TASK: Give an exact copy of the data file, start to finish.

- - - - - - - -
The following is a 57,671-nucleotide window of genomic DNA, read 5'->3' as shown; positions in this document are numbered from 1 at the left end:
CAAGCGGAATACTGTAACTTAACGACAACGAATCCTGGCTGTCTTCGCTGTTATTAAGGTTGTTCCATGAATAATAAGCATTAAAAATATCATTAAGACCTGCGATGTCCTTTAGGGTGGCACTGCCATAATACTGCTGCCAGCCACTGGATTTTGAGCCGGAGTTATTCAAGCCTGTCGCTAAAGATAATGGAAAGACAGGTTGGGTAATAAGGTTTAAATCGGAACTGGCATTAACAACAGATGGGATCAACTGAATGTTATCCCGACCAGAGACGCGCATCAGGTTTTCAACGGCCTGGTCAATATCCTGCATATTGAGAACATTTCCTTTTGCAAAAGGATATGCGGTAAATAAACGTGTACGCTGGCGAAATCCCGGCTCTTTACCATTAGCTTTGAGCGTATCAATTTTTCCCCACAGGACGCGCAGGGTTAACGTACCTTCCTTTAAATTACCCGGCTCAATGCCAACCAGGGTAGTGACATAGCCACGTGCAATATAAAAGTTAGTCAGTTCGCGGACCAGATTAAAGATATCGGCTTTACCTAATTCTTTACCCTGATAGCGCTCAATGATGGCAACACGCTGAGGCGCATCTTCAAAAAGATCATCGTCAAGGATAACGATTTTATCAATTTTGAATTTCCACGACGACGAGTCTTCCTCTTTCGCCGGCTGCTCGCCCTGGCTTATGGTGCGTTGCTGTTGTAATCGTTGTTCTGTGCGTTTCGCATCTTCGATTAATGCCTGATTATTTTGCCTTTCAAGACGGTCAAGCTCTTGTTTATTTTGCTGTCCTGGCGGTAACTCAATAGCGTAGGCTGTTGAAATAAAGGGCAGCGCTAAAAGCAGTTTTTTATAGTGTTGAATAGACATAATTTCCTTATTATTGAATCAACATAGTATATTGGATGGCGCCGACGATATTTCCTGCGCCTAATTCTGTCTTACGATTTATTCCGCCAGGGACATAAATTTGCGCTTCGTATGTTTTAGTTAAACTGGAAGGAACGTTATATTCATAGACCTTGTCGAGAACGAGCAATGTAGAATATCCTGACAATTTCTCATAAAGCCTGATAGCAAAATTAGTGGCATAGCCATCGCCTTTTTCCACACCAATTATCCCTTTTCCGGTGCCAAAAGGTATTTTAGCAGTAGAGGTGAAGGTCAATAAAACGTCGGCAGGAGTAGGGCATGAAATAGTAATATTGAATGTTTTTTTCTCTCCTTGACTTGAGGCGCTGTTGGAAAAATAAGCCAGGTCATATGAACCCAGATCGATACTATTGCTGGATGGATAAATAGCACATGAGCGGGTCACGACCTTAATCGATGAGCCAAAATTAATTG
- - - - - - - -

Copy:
The following is a 57,671-nucleotide window of genomic DNA, read 5'->3' as shown; positions in this document are numbered from 1 at the left end:
CAAGCGGAATACTGTAACTTAACGACAACGAATCCTGGCTGTCTTCGCTGTTATTAAGGTTGTTCCATGAATAATAAGCATTAAAAATATCATTAAGACCTGCGATGTCCTTTAGGGTGGCACTGCCATAATACTGCTGCCAGCCACTGGATTTTGAGCCGGAGTTATTCAAGCCTGTCGCTAAAGATAATGGAAAGACAGGTTGGGTAATAAGGTTTAAATCGGAACTGGCATTAACAACAGATGGGATCAACTGAATGTTATCCCGACCAGAGACGCGCATCAGGTTTTCAACGGCCTGGTCAATATCCTGCATATTGAGAACATTTCCTTTTGCAAAAGGATATGCGGTAAATAAACGTGTACGCTGGCGAAATCCCGGCTCTTTACCATTAGCTTTGAGCGTATCAATTTTTCCCCACAGGACGCGCAGGGTTAACGTACCTTCCTTTAAATTACCCGGCTCAATGCCAACCAGGGTAGTGACATAGCCACGTGCAATATAAAAGTTAGTCAGTTCGCGGACCAGATTAAAGATATCGGCTTTACCTAATTCTTTACCCTGATAGCGCTCAATGATGGCAACACGCTGAGGCGCATCTTCAAAAAGATCATCGTCAAGGATAACGATTTTATCAATTTTGAATTTCCACGACGACGAGTCTTCCTCTTTCGCCGGCTGCTCGCCCTGGCTTATGGTGCGTTGCTGTTGTAATCGTTGTTCTGTGCGTTTCGCATCTTCGATTAATGCCTGATTATTTTGCCTTTCAAGACGGTCAAGCTCTTGTTTATTTTGCTGTCCTGGCGGTAACTCAATAGCGTAGGCTGTTGAAATAAAGGGCAGCGCTAAAAGCAGTTTTTTATAGTGTTGAATAGACATAATTTCCTTATTATTGAATCAACATAGTATATTGGATGGCGCCGACGATATTTCCTGCGCCTAATTCTGTCTTACGATTTATTCCGCCAGGGACATAAATTTGCGCTTCGTATGTTTTAGTTAAACTGGAAGGAACGTTATATTCATAGACCTTGTCGAGAACGAGCAATGTAGAATATCCTGACAATTTCTCATAAAGCCTGATAGCAAAATTAGTGGCATAGCCATCGCCTTTTTCCACACCAATTATCCCTTTTCCGGTGCCAAAAGGTATTTTAGCAGTAGAGGTGAAGGTCAATAAAACGTCGGCAGGAGTAGGGCATGAAATAGTAATATTGAATGTTTTTTTCTCTCCTTGACTTGAGGCGCTGTTGGAAAAATAAGCCAGGTCATATGAACCCAGATCGATACTATTGCTGGATGGATAAATAGCACATGAGCGGGTCACGACCTTAATCGATGAGCCAAAATTAATTG